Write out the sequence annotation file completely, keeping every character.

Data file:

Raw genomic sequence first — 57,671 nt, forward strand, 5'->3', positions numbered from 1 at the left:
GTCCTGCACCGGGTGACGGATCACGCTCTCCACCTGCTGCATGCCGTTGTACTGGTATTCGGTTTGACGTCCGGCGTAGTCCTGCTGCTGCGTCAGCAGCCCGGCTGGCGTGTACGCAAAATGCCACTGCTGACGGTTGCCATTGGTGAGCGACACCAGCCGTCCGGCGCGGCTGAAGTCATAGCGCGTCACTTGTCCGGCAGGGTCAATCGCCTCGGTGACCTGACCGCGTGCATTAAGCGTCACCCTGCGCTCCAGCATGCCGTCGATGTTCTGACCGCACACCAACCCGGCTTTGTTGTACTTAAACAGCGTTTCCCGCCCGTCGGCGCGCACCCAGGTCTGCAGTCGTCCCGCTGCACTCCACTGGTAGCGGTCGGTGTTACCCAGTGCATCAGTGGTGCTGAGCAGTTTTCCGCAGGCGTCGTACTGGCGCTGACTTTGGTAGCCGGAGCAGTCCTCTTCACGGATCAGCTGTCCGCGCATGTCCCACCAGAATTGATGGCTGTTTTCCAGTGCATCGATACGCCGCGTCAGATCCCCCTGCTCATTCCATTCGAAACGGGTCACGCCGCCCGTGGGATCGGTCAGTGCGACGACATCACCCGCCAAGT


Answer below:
Raw genomic sequence first — 57,671 nt, forward strand, 5'->3', positions numbered from 1 at the left:
GTCCTGCACCGGGTGACGGATCACGCTCTCCACCTGCTGCATGCCGTTGTACTGGTATTCGGTTTGACGTCCGGCGTAGTCCTGCTGCTGCGTCAGCAGCCCGGCTGGCGTGTACGCAAAATGCCACTGCTGACGGTTGCCATTGGTGAGCGACACCAGCCGTCCGGCGCGGCTGAAGTCATAGCGCGTCACTTGTCCGGCAGGGTCAATCGCCTCGGTGACCTGACCGCGTGCATTAAGCGTCACCCTGCGCTCCAGCATGCCGTCGATGTTCTGACCGCACACCAACCCGGCTTTGTTGTACTTAAACAGCGTTTCCCGCCCGTCGGCGCGCACCCAGGTCTGCAGTCGTCCCGCTGCACTCCACTGGTAGCGGTCGGTGTTACCCAGTGCATCAGTGGTGCTGAGCAGTTTTCCGCAGGCGTCGTACTGGCGCTGACTTTGGTAGCCGGAGCAGTCCTCTTCACGGATCAGCTGTCCGCGCATGTCCCACCAGAATTGATGGCTGTTTTCCAGTGCATCGATACGCCGCGTCAGATCCCCCTGCTCATTCCATTCGAAACGGGTCACGCCGCCCGTGGGATCGGTCAGTGCGACGACATCACCCGCCAAGT